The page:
Makes consultation with gram sabhas mandatory for notifying wildlife sanctuaries and national parks
The Union Cabinet has approved the amendments in the Wildlife (Protection) Act of 1972. Under the new guidelines, state governments will have to consult the village council (gram sabha) while notifying wildlife sanctuaries and national parks across the country.
The Cabinet has also made it mandatory to consult gram sabhas in the matters of management and maintenance of sanctuaries and national parks. In the existing Act, there is no provision for any consultation or consent with village council in the notification process of protected areas. The job is done by state governments.
However, wildlife activists say that the word “consultation” has no meaning till there is “consent”, which has not been specified in the note circulated by the Cabinet. “What consultation means is not clear,” says Ashish Kothari, founder member of Kalpvriksh, a non-profit based in Pune. “My experience tells me that consultation has no meaning unless there is consent of the village council. Consultation generally has been a formality, a cursory process,” he adds. Tushar Dash from Bhubaneswar based non-profit, Vasundhara, says that consent from village council while notifying a protected area is a more internally accepted norm.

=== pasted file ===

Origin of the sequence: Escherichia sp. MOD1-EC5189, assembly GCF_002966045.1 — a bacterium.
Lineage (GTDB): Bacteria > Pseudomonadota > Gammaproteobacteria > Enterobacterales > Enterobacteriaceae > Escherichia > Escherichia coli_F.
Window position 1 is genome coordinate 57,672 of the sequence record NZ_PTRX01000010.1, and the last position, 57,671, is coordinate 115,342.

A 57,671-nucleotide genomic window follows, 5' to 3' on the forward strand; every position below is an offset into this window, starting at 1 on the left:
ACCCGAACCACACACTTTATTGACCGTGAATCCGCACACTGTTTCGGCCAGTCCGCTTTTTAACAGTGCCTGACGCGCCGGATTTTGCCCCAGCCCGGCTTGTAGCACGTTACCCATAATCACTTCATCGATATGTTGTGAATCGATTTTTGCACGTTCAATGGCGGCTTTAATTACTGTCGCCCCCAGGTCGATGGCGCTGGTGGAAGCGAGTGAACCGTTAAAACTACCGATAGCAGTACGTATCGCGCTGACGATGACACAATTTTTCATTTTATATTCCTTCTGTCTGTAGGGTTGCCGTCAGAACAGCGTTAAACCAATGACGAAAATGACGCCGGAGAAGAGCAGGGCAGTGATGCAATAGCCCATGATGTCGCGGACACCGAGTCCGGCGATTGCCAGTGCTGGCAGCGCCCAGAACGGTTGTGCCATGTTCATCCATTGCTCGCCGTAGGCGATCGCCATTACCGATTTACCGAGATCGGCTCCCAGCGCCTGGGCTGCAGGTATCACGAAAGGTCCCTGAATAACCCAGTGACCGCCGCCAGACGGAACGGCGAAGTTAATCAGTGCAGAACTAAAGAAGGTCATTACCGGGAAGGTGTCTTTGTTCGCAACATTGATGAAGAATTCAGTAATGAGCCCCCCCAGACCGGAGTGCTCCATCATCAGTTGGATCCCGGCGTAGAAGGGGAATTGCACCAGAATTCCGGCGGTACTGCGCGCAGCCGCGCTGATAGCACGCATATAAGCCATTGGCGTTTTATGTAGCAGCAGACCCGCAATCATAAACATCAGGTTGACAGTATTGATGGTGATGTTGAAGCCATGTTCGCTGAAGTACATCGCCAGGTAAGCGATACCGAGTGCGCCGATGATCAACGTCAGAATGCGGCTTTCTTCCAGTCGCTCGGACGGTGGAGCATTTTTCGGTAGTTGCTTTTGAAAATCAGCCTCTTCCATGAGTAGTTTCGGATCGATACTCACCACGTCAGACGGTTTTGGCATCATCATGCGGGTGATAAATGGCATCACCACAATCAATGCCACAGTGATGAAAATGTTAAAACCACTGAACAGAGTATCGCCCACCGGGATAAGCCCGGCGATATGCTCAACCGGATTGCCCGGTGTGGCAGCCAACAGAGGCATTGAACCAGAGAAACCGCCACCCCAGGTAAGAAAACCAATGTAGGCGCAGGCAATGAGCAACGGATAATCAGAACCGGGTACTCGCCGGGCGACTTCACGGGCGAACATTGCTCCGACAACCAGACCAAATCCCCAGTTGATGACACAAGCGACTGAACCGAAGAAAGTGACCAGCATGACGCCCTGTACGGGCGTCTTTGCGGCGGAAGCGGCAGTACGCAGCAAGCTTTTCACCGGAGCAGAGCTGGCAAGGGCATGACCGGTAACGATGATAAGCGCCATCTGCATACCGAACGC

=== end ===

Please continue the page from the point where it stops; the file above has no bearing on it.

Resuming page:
Dash further points out that the statement by the Cabinet only talks of consultation with gram sabha in the notification process of only sanctuaries and national parks and not of tiger reserves. “It may be because the provision for consultation with village councils in the notification process of tiger reserves already exists. But, even in case of tiger reserves we have been demanding that the word ‘consultation’ should also include consent. No heed has been paid to that,” he adds.
The note also says that the representatives of panchayat or tribal community will now be included in the Community Reserve Management Committee of protected areas.
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